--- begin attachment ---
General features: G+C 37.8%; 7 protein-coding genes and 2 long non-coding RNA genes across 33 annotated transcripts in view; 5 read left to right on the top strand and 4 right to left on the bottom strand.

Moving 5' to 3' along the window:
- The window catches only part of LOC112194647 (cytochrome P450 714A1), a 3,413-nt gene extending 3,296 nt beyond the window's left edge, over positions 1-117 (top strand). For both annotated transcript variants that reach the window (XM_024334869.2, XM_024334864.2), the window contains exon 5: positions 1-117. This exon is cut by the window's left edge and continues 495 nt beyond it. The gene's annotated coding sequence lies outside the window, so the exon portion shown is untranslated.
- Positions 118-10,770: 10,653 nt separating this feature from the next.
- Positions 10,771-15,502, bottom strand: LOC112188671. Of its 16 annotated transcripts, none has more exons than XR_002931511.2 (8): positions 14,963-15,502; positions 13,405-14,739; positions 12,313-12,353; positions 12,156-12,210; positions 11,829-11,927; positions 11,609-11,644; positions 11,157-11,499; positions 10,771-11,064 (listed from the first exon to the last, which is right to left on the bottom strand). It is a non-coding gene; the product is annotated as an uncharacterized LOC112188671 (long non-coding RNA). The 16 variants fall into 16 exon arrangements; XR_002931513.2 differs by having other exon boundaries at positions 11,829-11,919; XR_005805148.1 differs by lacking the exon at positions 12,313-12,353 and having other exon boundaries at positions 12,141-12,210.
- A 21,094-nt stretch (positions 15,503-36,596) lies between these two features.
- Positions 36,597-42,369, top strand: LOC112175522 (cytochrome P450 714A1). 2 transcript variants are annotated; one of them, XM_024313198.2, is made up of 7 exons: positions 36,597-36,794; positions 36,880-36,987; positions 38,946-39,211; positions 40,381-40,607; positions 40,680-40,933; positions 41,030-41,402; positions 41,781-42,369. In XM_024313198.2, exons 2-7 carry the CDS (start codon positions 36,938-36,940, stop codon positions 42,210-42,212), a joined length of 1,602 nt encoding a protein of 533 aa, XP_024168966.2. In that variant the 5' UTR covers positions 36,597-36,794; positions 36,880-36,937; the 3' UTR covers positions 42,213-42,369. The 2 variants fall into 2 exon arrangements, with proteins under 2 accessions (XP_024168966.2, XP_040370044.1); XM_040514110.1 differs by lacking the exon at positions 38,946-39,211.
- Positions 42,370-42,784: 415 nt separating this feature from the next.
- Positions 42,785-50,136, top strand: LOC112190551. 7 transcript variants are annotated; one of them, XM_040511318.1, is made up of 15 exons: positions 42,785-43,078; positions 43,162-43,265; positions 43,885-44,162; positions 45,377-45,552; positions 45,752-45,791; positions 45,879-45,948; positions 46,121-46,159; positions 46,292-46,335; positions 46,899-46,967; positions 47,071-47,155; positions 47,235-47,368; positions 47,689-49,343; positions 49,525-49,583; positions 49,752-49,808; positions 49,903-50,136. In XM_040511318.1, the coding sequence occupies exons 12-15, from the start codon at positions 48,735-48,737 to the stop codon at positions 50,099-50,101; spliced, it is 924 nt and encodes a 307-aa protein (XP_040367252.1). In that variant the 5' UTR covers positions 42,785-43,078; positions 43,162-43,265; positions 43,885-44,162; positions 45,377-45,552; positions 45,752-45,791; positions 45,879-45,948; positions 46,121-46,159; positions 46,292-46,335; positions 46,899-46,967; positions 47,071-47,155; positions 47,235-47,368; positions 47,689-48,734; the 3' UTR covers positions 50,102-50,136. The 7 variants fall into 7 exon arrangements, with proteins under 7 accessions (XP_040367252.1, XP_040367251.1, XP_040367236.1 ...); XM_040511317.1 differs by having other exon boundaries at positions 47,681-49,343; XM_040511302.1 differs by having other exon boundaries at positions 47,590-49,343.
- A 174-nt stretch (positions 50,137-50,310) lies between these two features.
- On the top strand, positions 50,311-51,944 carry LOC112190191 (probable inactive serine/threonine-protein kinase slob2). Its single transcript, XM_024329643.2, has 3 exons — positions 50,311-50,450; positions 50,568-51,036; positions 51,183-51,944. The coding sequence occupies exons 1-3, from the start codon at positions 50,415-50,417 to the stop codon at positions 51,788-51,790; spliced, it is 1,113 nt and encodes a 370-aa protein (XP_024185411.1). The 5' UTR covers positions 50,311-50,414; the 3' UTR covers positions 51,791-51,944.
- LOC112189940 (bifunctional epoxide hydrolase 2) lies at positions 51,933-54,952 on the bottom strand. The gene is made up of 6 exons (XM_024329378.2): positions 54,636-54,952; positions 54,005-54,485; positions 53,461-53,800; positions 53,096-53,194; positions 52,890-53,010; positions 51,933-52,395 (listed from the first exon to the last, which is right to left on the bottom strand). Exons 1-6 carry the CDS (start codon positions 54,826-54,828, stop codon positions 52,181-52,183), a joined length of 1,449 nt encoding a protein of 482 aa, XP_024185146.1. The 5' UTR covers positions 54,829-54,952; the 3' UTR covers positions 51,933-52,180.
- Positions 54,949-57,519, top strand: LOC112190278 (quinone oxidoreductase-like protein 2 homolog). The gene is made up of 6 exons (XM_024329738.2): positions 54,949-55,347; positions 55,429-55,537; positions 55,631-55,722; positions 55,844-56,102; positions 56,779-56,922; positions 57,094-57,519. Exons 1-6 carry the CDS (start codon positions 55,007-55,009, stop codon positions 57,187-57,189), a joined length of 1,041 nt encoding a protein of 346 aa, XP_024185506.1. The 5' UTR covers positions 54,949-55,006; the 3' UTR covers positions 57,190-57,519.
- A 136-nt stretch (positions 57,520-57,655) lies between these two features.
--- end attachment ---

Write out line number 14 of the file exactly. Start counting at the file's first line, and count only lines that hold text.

- A 136-nt stretch (positions 57,520-57,655) lies between these two features.